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NHS boss warns of ‘risky’ winter

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By Newsdesk
NHS boss warns of ‘risky’ winter

NHS Dumfries and Galloway is in an ‘uncomfortable’ position going into the winter.

That was the view expressed by chief executive Jeff Ace, pictured, during a board meeting on Monday around winter planning

And he added: “It’s not something the NHS can actually fix”, adding that partnership working will be required in order to address risk of harm this winter.

His comments came after non-executive board member Marsali Caig spoke of a recent visit to Dumfries and Galloway Royal Infirmary, when she saw firsthand the number of people who no longer needed medical help but were still in hospital unable to return home.

Ms Caig said: “There are real people behind these figures. I paid a visit to a ward in DGRI last week, and it was really sobering to see that one full side of a corridor was full of rooms with people who were delayed transfers of care.”

Concerned for their welfare, she added: “People are becoming deconditioned while they’re waiting.

“For those people stuck in hospitals, who clinically don’t need to be there, I think we just need to remind ourselves here that these are people we’re talking about, and we need to think in a very human way about that.”

Meanwhile, a Day of Care audit published on November 30 revealed that 51 of the 81 people within the region’s cottage hospitals (63.7 per cent) no longer required clinical treatment, and should either have been back at home or in a homely environment.

Addressing the situation, Mr Ace said: “The scale of delayed discharges at the moment, and what that’s then doing to our ability to provide safe care for those people who do need clinical intervention, is such that, unless we see an ability to reduce those numbers, then we are going into winter in a really risky state.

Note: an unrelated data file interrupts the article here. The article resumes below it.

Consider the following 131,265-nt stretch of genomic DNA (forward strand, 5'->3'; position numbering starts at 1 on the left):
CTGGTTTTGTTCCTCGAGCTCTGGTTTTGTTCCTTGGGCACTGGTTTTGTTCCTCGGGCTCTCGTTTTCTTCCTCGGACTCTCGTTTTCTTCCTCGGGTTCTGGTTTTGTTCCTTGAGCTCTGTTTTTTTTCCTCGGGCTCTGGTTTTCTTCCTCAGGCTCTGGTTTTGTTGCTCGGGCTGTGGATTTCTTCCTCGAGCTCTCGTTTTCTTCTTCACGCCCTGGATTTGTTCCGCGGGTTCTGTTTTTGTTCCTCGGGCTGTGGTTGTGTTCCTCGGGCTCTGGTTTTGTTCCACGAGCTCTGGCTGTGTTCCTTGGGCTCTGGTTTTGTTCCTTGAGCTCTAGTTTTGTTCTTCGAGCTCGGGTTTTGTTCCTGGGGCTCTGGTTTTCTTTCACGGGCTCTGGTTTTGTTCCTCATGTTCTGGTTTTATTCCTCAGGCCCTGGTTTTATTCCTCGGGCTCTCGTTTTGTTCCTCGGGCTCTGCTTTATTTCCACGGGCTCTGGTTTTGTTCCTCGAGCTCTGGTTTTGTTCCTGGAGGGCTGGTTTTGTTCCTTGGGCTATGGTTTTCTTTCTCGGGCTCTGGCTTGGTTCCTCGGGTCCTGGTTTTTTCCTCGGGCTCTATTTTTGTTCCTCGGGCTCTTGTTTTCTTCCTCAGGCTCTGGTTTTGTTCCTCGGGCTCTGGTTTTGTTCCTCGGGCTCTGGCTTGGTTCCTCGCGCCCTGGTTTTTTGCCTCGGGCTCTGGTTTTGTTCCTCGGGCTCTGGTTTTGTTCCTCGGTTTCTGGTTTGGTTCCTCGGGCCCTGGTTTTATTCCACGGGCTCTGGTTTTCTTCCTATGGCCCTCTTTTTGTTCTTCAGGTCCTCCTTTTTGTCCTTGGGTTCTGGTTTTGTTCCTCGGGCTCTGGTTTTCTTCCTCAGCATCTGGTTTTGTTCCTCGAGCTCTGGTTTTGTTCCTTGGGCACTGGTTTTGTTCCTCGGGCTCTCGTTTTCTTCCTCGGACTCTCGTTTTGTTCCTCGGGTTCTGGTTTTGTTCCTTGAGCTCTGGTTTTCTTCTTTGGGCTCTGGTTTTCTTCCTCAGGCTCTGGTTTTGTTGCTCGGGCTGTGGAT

“And it’s quite hard for us as an NHS to mitigate that risk. It’s not a risk you can mitigate by opening extra beds, because these people don’t need clinical intervention. They don’t need this deconditioning.

Instead, they need to be back in a homely setting, getting back on the road to their independent living.

“So it’s not something the NHS can actually fix, but it is hurting our ability to safely care for those patients who do need our intervention.”

Mr Ace praised the risk assessment framework that was presented by officials on Monday, along with a risk analysis.

However, he noted the impact of the current situation on scheduled operations being cancelled due to lack of capacity, and an inability to move emergency patients into a bed.

Mr Ace said: “We do need to demonstrate improvement here or we are essentially tolerating harm that is going to come to our citizens, either patients in clinical care, or these patients who no longer need clinical care but who need to be supported back home.

“So I think it’s quite an uncomfortable position to be going into a winter in, and one that’s showing quite a high degree of risk to the system, and a high degree of pressure on our staff.”


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